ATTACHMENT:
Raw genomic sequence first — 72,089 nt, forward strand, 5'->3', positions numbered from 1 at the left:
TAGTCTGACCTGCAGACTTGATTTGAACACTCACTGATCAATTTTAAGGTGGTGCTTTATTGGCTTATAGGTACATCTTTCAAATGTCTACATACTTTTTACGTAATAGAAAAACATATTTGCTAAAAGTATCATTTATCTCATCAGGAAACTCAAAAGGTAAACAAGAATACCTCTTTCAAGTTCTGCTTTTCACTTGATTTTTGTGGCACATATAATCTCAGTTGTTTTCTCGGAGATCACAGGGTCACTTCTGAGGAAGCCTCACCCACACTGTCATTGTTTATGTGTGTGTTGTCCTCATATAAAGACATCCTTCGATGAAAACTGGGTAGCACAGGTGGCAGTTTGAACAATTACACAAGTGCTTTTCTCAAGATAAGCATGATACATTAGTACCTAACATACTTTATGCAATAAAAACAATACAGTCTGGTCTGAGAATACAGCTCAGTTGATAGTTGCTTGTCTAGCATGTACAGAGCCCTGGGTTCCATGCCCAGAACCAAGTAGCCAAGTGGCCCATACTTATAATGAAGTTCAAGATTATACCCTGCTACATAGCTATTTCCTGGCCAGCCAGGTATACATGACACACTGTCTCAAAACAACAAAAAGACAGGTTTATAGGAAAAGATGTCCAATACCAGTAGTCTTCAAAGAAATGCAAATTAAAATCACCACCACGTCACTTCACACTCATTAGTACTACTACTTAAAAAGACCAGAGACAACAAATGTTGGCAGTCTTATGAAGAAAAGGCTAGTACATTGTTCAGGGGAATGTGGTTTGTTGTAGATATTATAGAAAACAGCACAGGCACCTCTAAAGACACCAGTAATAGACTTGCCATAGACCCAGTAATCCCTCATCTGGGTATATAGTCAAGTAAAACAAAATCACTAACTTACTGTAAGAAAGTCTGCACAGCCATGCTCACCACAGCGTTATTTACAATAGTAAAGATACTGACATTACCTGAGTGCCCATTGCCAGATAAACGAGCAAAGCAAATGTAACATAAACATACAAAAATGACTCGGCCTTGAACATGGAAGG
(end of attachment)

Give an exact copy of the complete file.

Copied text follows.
Raw genomic sequence first — 72,089 nt, forward strand, 5'->3', positions numbered from 1 at the left:
TAGTCTGACCTGCAGACTTGATTTGAACACTCACTGATCAATTTTAAGGTGGTGCTTTATTGGCTTATAGGTACATCTTTCAAATGTCTACATACTTTTTACGTAATAGAAAAACATATTTGCTAAAAGTATCATTTATCTCATCAGGAAACTCAAAAGGTAAACAAGAATACCTCTTTCAAGTTCTGCTTTTCACTTGATTTTTGTGGCACATATAATCTCAGTTGTTTTCTCGGAGATCACAGGGTCACTTCTGAGGAAGCCTCACCCACACTGTCATTGTTTATGTGTGTGTTGTCCTCATATAAAGACATCCTTCGATGAAAACTGGGTAGCACAGGTGGCAGTTTGAACAATTACACAAGTGCTTTTCTCAAGATAAGCATGATACATTAGTACCTAACATACTTTATGCAATAAAAACAATACAGTCTGGTCTGAGAATACAGCTCAGTTGATAGTTGCTTGTCTAGCATGTACAGAGCCCTGGGTTCCATGCCCAGAACCAAGTAGCCAAGTGGCCCATACTTATAATGAAGTTCAAGATTATACCCTGCTACATAGCTATTTCCTGGCCAGCCAGGTATACATGACACACTGTCTCAAAACAACAAAAAGACAGGTTTATAGGAAAAGATGTCCAATACCAGTAGTCTTCAAAGAAATGCAAATTAAAATCACCACCACGTCACTTCACACTCATTAGTACTACTACTTAAAAAGACCAGAGACAACAAATGTTGGCAGTCTTATGAAGAAAAGGCTAGTACATTGTTCAGGGGAATGTGGTTTGTTGTAGATATTATAGAAAACAGCACAGGCACCTCTAAAGACACCAGTAATAGACTTGCCATAGACCCAGTAATCCCTCATCTGGGTATATAGTCAAGTAAAACAAAATCACTAACTTACTGTAAGAAAGTCTGCACAGCCATGCTCACCACAGCGTTATTTACAATAGTAAAGATACTGACATTACCTGAGTGCCCATTGCCAGATAAACGAGCAAAGCAAATGTAACATAAACATACAAAAATGACTCGGCCTTGAACATGGAAGG